Joint Child Malnutrition Estimates (JME)

  • 29 May 2023

Recently, the 2023 Edition of the Joint Child Malnutrition Estimates (JME) was released by UNICEF, WHO, and the World Bank. It includes estimates of prevalence and numbers for child stunting, overweight, wasting and severe wasting.

The key findings are:

  • Reduction in Stunting: India has shown a reduction in stunting among children under five years. The prevalence rate of stunting dropped from 41.6% in 2012 to 31.7% in 2022. This resulted in 1.6 crore fewer stunted children in 2022 compared to 2012.
  • Global and Regional Comparison: Globally, the prevalence of stunting declined from 26.3% in 2012 to 22.3% in 2022. In South Asia, including India, the decline was more significant, dropping from 40.3% to 30.5%.
  • Burden of Stunting: India's share of the global burden of stunting decreased from 30% to 25% over the past decade.
  • Wasting Concern: Wasting remains a concern in India, with an overall prevalence rate of 18.7% in 2022. India contributes 49% to the global burden of wasting.
  • Obesity Levels: The prevalence of obesity among children in India increased marginally from 2.2% in 2012 to 2.8% in 2022. India's obesity numbers grew to 31.8 lakh from 27.5 lakh, contributing to 8.8% of the global share. However, the overall classification for obesity in India remains low compared to the global prevalence of 5.6%.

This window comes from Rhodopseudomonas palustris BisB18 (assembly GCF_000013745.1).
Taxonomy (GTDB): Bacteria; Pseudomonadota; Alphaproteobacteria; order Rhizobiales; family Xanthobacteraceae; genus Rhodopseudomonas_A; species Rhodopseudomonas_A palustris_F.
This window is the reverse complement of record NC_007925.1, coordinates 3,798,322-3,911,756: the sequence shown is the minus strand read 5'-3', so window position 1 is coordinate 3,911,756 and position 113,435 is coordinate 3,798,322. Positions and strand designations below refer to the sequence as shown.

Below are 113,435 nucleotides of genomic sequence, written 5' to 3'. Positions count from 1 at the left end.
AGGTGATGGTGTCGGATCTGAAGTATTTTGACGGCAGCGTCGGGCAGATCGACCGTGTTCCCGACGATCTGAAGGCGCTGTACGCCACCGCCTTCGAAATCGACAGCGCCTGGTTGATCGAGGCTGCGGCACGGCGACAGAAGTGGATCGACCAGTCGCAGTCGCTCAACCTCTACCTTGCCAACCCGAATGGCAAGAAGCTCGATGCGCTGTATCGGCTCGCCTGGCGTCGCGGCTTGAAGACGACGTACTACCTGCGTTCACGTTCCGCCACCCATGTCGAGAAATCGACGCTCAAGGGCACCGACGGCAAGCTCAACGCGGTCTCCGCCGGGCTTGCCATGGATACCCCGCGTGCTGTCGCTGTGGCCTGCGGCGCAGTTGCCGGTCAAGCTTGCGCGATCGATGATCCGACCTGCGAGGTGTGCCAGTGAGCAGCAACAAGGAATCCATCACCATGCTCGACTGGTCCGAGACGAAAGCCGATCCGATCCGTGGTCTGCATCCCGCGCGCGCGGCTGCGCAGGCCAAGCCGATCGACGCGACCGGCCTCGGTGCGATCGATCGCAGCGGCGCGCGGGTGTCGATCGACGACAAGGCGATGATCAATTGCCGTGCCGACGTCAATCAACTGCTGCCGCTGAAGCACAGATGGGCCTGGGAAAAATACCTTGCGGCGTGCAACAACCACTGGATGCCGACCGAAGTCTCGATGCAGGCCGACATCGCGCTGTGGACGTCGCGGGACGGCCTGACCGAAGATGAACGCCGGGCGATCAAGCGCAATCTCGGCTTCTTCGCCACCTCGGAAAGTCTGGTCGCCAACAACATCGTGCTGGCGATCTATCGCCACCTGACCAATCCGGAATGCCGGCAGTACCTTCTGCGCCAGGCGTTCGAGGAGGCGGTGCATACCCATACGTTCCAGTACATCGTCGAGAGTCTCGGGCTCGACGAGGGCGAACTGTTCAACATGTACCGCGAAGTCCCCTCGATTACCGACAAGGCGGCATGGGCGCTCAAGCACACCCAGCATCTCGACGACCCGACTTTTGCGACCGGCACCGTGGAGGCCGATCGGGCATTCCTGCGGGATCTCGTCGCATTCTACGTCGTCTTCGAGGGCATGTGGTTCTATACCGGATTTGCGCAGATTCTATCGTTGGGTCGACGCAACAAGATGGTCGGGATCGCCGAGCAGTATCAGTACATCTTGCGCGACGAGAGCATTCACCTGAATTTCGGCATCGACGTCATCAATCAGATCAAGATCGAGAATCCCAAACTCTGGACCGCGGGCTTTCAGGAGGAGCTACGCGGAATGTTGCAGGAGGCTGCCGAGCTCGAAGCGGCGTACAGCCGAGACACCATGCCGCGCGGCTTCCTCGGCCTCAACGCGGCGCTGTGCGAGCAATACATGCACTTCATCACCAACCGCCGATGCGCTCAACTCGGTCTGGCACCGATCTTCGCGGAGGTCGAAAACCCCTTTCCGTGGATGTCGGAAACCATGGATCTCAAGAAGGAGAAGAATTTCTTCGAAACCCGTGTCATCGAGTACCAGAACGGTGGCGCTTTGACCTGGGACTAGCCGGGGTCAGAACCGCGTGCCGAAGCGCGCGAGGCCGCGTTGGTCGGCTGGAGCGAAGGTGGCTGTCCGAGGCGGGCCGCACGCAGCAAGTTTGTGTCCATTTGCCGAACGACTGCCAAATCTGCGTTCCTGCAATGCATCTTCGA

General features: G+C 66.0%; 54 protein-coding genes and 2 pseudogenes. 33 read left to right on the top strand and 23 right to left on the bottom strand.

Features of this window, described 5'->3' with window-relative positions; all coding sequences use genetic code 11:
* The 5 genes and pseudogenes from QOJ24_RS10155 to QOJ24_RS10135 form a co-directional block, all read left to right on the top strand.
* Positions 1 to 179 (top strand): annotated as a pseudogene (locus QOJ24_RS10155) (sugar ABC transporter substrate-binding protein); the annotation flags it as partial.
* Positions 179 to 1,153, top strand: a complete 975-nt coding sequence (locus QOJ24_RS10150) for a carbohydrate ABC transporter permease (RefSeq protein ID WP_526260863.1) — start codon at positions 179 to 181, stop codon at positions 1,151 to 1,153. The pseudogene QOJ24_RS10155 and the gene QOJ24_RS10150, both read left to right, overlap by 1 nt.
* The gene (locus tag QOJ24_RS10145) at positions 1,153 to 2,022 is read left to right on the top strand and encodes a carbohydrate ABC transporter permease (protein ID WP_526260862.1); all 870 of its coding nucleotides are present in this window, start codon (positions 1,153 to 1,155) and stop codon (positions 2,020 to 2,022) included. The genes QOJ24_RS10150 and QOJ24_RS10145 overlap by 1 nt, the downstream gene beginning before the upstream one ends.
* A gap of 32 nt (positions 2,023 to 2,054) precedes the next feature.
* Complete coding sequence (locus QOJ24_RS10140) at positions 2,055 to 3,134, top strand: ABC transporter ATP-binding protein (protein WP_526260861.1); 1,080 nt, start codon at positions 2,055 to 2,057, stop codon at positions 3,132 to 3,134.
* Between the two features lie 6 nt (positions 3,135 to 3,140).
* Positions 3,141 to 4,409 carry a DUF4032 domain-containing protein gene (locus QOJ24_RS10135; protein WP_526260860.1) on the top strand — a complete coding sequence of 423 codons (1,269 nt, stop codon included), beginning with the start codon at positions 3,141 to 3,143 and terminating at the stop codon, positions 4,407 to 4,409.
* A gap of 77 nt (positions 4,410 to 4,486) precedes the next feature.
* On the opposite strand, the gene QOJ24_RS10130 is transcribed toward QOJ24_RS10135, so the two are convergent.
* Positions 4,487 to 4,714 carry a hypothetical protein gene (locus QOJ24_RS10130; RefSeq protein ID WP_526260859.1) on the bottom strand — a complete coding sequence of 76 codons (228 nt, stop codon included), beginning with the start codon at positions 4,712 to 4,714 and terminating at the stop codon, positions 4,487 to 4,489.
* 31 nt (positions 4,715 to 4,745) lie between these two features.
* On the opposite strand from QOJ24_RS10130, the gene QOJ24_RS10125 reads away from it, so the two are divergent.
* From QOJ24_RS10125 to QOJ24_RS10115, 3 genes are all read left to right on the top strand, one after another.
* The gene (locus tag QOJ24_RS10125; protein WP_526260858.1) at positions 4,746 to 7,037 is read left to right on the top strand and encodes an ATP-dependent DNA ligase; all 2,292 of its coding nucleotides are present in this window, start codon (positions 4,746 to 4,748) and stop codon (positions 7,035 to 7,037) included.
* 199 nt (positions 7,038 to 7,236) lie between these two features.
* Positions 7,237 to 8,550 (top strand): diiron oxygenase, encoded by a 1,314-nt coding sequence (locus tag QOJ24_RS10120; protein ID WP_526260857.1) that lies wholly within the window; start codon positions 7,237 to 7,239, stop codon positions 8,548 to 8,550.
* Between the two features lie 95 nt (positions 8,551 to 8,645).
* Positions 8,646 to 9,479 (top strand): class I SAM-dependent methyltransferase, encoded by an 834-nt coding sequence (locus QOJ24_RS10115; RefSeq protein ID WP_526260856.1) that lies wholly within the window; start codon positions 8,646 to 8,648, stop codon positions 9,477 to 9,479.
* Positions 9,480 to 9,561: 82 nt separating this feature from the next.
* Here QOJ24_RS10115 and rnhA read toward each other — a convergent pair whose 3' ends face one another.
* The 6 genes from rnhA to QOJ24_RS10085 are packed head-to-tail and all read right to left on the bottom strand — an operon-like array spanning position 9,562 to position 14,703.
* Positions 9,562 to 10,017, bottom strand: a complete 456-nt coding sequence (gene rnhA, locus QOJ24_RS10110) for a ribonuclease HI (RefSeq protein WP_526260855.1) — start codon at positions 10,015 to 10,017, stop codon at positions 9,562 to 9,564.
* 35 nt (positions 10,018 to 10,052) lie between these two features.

• Weight Issue: The prevalence rate of overweight children globally increased from 5.5% to 5.6%.
  • NFHS Data: The decline in stunting observed in India aligns with the National Family Health Survey (NFHS)-5 data, which estimated a prevalence of 35.5% compared to 38% in NFHS-4 and 48% in NFHS-3.
  • NFHS-5 also highlighted improvements in access to health services and reductions in underweight children but raised concerns about anaemia.
  • Maternal Malnutrition and Wasting: Wasting is a complex indicator that assesses acute malnutrition over short periods. In India, two-thirds of wasting cases among children at 12 or 24 months were found to be caused by maternal malnutrition. This suggests that children are born with low weight for height and do not recover despite weight gain.